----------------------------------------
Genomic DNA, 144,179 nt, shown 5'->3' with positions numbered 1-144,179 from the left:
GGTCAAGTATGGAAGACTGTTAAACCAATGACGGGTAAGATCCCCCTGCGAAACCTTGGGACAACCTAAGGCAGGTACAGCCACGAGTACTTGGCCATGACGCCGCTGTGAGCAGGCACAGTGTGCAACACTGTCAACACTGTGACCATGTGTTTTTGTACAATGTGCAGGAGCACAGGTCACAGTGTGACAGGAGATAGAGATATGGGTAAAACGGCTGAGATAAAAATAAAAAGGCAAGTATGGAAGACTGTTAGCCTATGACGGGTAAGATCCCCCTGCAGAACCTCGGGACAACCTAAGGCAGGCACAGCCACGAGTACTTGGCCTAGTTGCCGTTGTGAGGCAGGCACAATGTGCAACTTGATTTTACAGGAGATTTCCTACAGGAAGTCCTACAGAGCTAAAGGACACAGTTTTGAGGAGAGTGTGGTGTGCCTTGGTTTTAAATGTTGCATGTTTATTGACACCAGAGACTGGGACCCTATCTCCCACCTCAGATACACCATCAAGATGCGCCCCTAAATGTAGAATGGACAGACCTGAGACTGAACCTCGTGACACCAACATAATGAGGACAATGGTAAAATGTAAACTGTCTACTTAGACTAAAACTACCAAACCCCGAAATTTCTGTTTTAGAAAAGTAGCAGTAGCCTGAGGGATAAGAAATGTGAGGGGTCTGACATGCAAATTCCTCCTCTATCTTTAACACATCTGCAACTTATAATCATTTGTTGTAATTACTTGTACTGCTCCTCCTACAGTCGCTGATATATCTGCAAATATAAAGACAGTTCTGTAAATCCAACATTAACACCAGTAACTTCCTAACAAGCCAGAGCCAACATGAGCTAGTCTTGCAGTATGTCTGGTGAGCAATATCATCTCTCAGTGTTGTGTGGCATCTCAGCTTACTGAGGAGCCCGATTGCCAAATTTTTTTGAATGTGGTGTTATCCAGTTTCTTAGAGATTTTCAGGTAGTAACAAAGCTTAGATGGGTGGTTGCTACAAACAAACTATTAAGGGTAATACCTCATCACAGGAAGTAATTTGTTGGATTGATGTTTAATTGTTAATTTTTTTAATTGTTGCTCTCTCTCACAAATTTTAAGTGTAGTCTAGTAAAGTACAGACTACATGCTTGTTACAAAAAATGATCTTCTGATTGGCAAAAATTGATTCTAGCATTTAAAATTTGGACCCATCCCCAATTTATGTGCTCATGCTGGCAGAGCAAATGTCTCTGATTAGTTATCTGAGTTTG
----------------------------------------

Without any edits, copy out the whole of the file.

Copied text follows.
Genomic DNA, 144,179 nt, shown 5'->3' with positions numbered 1-144,179 from the left:
GGTCAAGTATGGAAGACTGTTAAACCAATGACGGGTAAGATCCCCCTGCGAAACCTTGGGACAACCTAAGGCAGGTACAGCCACGAGTACTTGGCCATGACGCCGCTGTGAGCAGGCACAGTGTGCAACACTGTCAACACTGTGACCATGTGTTTTTGTACAATGTGCAGGAGCACAGGTCACAGTGTGACAGGAGATAGAGATATGGGTAAAACGGCTGAGATAAAAATAAAAAGGCAAGTATGGAAGACTGTTAGCCTATGACGGGTAAGATCCCCCTGCAGAACCTCGGGACAACCTAAGGCAGGCACAGCCACGAGTACTTGGCCTAGTTGCCGTTGTGAGGCAGGCACAATGTGCAACTTGATTTTACAGGAGATTTCCTACAGGAAGTCCTACAGAGCTAAAGGACACAGTTTTGAGGAGAGTGTGGTGTGCCTTGGTTTTAAATGTTGCATGTTTATTGACACCAGAGACTGGGACCCTATCTCCCACCTCAGATACACCATCAAGATGCGCCCCTAAATGTAGAATGGACAGACCTGAGACTGAACCTCGTGACACCAACATAATGAGGACAATGGTAAAATGTAAACTGTCTACTTAGACTAAAACTACCAAACCCCGAAATTTCTGTTTTAGAAAAGTAGCAGTAGCCTGAGGGATAAGAAATGTGAGGGGTCTGACATGCAAATTCCTCCTCTATCTTTAACACATCTGCAACTTATAATCATTTGTTGTAATTACTTGTACTGCTCCTCCTACAGTCGCTGATATATCTGCAAATATAAAGACAGTTCTGTAAATCCAACATTAACACCAGTAACTTCCTAACAAGCCAGAGCCAACATGAGCTAGTCTTGCAGTATGTCTGGTGAGCAATATCATCTCTCAGTGTTGTGTGGCATCTCAGCTTACTGAGGAGCCCGATTGCCAAATTTTTTTGAATGTGGTGTTATCCAGTTTCTTAGAGATTTTCAGGTAGTAACAAAGCTTAGATGGGTGGTTGCTACAAACAAACTATTAAGGGTAATACCTCATCACAGGAAGTAATTTGTTGGATTGATGTTTAATTGTTAATTTTTTTAATTGTTGCTCTCTCTCACAAATTTTAAGTGTAGTCTAGTAAAGTACAGACTACATGCTTGTTACAAAAAATGATCTTCTGATTGGCAAAAATTGATTCTAGCATTTAAAATTTGGACCCATCCCCAATTTATGTGCTCATGCTGGCAGAGCAAATGTCTCTGATTAGTTATCTGAGTTTG